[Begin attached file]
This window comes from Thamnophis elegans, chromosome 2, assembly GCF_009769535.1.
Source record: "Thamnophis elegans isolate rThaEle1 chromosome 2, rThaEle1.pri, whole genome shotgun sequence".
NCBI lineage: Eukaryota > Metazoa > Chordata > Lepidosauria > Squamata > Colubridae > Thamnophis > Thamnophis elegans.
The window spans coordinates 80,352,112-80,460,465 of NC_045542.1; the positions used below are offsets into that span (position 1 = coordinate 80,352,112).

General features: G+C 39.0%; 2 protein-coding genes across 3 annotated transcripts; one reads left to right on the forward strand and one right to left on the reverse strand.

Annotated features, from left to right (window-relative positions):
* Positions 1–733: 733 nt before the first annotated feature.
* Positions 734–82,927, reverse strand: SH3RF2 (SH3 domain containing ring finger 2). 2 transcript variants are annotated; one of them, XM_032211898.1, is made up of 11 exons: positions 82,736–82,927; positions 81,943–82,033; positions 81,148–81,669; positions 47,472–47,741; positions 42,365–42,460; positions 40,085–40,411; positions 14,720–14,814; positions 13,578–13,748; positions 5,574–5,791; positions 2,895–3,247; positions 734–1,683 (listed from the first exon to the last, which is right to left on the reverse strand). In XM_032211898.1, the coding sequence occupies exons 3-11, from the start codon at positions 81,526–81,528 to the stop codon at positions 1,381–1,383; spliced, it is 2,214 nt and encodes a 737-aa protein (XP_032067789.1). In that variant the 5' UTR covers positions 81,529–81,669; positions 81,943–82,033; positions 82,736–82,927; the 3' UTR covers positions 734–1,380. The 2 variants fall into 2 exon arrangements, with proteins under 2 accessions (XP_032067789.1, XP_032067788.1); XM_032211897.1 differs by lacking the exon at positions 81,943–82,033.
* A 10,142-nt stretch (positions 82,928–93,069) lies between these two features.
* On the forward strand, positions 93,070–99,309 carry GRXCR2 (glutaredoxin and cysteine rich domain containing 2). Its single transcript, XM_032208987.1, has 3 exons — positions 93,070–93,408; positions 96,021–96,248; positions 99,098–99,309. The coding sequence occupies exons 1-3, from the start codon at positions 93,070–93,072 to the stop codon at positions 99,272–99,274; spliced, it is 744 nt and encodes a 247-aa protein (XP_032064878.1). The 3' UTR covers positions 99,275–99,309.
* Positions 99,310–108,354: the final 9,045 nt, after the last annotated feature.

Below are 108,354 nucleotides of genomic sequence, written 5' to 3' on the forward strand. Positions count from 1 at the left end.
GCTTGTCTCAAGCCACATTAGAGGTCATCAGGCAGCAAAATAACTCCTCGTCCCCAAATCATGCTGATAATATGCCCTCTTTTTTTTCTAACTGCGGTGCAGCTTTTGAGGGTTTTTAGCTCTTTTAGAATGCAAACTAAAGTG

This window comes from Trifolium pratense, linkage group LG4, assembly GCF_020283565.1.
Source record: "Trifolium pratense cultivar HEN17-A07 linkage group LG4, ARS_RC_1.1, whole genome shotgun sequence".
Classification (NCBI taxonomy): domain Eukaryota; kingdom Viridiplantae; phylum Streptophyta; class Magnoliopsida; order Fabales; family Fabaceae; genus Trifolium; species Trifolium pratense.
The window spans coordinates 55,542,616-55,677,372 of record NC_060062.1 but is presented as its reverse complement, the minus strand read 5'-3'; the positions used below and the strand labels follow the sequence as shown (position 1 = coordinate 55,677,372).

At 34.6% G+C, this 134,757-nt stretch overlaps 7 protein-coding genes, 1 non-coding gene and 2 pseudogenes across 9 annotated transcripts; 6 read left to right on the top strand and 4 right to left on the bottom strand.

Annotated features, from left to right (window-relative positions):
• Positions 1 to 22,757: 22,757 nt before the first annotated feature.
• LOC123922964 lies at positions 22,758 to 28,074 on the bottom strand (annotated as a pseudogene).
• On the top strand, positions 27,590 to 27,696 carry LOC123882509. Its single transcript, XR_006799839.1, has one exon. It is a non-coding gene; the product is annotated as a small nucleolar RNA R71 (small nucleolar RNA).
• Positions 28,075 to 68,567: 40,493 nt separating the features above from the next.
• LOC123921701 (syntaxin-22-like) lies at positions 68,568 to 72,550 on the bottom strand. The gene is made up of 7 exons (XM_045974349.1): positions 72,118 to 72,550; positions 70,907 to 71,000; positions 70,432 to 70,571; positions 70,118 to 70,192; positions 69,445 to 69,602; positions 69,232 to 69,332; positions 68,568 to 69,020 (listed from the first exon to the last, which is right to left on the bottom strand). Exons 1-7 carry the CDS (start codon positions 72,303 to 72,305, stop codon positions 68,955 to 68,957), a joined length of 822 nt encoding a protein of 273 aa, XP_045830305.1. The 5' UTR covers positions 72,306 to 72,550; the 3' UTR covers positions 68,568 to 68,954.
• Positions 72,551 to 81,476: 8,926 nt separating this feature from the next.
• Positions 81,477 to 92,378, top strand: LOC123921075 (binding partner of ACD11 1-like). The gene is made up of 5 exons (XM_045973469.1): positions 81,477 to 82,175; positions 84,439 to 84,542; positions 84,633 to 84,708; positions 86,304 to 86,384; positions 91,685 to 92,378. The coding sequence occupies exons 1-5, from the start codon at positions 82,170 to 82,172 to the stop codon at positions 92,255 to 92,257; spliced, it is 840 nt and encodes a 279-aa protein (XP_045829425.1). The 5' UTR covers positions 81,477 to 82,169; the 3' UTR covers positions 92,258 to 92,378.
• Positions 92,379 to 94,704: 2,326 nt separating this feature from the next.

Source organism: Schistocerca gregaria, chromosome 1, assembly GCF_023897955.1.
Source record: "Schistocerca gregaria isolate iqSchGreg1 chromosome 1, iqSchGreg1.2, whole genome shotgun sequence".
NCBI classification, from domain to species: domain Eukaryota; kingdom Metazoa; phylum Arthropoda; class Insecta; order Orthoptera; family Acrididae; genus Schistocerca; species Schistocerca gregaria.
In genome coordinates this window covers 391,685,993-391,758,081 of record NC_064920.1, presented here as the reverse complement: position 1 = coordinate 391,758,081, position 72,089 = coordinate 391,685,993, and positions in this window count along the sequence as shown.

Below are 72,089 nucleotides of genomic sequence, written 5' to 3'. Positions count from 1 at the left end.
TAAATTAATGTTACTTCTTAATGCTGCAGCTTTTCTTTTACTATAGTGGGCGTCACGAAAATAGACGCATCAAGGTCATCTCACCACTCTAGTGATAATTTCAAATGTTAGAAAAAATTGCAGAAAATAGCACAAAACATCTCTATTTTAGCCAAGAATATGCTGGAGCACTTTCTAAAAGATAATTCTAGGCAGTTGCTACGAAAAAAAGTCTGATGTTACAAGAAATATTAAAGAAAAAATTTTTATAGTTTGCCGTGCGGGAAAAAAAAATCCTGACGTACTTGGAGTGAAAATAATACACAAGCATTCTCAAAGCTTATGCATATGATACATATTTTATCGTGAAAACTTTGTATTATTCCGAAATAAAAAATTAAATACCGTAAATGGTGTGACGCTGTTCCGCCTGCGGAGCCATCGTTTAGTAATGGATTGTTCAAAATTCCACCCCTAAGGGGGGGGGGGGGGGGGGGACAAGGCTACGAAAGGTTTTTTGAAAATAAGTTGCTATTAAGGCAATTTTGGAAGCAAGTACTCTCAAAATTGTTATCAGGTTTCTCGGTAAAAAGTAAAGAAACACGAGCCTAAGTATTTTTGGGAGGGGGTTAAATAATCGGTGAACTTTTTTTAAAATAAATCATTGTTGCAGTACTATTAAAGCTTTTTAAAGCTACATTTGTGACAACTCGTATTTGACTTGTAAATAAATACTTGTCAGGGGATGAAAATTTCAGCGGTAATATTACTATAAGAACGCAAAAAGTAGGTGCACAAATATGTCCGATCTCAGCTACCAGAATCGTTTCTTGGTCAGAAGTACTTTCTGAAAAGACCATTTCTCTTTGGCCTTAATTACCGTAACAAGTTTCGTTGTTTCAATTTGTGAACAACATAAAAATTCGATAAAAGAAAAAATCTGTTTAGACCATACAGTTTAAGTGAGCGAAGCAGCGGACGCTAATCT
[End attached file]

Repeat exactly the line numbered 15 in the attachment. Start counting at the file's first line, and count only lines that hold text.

Source record: "Trifolium pratense cultivar HEN17-A07 linkage group LG4, ARS_RC_1.1, whole genome shotgun sequence".